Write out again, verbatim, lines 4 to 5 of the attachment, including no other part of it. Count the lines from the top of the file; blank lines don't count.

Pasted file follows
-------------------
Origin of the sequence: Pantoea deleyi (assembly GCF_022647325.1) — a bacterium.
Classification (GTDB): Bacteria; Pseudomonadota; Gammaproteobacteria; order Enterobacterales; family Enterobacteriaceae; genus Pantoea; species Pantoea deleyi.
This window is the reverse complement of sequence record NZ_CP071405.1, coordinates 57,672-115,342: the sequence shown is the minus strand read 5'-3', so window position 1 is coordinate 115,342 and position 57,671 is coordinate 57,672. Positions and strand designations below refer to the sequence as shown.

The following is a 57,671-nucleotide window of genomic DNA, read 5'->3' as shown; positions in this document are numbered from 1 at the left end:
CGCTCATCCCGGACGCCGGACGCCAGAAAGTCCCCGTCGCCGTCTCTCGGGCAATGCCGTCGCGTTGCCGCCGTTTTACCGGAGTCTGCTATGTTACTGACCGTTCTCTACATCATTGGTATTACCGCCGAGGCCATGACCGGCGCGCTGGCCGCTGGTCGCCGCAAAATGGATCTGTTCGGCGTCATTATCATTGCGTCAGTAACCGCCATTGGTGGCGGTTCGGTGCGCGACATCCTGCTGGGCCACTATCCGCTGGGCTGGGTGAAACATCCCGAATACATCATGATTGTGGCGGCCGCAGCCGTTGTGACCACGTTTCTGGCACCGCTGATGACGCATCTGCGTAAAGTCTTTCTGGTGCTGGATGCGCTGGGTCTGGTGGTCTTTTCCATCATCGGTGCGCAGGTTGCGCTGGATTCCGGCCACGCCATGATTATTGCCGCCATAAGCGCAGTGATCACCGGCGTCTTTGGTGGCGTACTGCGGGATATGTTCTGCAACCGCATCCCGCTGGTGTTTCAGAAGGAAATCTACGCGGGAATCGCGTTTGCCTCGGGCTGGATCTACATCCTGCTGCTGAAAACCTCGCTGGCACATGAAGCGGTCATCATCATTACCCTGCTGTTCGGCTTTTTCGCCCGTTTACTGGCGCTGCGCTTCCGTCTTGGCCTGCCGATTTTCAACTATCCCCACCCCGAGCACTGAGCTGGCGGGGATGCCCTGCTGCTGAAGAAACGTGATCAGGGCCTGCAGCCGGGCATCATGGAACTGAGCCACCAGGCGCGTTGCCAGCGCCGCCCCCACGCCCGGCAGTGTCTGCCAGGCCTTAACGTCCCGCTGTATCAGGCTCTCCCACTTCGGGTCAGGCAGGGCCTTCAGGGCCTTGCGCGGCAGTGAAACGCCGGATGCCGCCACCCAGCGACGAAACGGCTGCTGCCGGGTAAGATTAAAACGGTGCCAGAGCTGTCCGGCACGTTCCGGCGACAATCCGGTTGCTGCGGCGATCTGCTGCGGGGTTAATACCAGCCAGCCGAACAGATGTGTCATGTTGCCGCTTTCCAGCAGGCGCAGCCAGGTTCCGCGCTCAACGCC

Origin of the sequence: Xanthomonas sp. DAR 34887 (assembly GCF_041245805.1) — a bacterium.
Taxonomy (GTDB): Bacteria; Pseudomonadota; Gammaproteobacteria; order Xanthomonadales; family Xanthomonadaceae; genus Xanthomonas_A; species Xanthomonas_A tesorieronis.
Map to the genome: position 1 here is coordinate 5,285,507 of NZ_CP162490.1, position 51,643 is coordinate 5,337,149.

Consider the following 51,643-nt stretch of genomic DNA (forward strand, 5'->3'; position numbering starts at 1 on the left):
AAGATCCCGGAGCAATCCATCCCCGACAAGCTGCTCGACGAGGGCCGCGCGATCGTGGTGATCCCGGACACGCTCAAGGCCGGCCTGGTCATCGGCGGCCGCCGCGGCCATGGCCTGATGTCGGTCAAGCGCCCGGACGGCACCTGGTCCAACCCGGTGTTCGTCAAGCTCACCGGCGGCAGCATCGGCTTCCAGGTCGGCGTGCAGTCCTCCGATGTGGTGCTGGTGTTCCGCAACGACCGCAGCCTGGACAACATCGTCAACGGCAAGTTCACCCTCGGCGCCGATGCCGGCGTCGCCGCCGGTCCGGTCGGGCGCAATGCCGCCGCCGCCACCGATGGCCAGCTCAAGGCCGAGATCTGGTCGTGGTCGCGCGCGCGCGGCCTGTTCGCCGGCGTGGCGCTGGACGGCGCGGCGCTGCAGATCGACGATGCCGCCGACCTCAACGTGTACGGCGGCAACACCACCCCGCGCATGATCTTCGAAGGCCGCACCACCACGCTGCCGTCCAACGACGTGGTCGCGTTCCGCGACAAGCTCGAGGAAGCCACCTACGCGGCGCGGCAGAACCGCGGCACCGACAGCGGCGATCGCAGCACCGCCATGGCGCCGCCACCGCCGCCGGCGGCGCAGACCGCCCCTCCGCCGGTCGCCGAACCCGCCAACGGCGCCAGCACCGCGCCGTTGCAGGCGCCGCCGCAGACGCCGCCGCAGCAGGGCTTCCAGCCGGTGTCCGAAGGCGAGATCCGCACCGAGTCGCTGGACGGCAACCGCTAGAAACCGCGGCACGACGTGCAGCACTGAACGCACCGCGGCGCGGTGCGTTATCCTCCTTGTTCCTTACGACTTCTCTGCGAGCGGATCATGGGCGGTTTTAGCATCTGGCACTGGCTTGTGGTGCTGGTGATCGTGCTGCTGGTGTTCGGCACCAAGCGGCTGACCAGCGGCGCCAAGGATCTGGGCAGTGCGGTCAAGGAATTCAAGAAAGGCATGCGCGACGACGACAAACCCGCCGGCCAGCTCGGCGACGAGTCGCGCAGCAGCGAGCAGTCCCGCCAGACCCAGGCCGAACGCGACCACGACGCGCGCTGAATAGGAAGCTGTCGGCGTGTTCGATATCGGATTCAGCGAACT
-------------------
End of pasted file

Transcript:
The following is a 57,671-nucleotide window of genomic DNA, read 5'->3' as shown; positions in this document are numbered from 1 at the left end:
CGCTCATCCCGGACGCCGGACGCCAGAAAGTCCCCGTCGCCGTCTCTCGGGCAATGCCGTCGCGTTGCCGCCGTTTTACCGGAGTCTGCTATGTTACTGACCGTTCTCTACATCATTGGTATTACCGCCGAGGCCATGACCGGCGCGCTGGCCGCTGGTCGCCGCAAAATGGATCTGTTCGGCGTCATTATCATTGCGTCAGTAACCGCCATTGGTGGCGGTTCGGTGCGCGACATCCTGCTGGGCCACTATCCGCTGGGCTGGGTGAAACATCCCGAATACATCATGATTGTGGCGGCCGCAGCCGTTGTGACCACGTTTCTGGCACCGCTGATGACGCATCTGCGTAAAGTCTTTCTGGTGCTGGATGCGCTGGGTCTGGTGGTCTTTTCCATCATCGGTGCGCAGGTTGCGCTGGATTCCGGCCACGCCATGATTATTGCCGCCATAAGCGCAGTGATCACCGGCGTCTTTGGTGGCGTACTGCGGGATATGTTCTGCAACCGCATCCCGCTGGTGTTTCAGAAGGAAATCTACGCGGGAATCGCGTTTGCCTCGGGCTGGATCTACATCCTGCTGCTGAAAACCTCGCTGGCACATGAAGCGGTCATCATCATTACCCTGCTGTTCGGCTTTTTCGCCCGTTTACTGGCGCTGCGCTTCCGTCTTGGCCTGCCGATTTTCAACTATCCCCACCCCGAGCACTGAGCTGGCGGGGATGCCCTGCTGCTGAAGAAACGTGATCAGGGCCTGCAGCCGGGCATCATGGAACTGAGCCACCAGGCGCGTTGCCAGCGCCGCCCCCACGCCCGGCAGTGTCTGCCAGGCCTTAACGTCCCGCTGTATCAGGCTCTCCCACTTCGGGTCAGGCAGGGCCTTCAGGGCCTTGCGCGGCAGTGAAACGCCGGATGCCGCCACCCAGCGACGAAACGGCTGCTGCCGGGTAAGATTAAAACGGTGCCAGAGCTGTCCGGCACGTTCCGGCGACAATCCGGTTGCTGCGGCGATCTGCTGCGGGGTTAATACCAGCCAGCCGAACAGATGTGTCATGTTGCCGCTTTCCAGCAGGCGCAGCCAGGTTCCGCGCTCAACGCC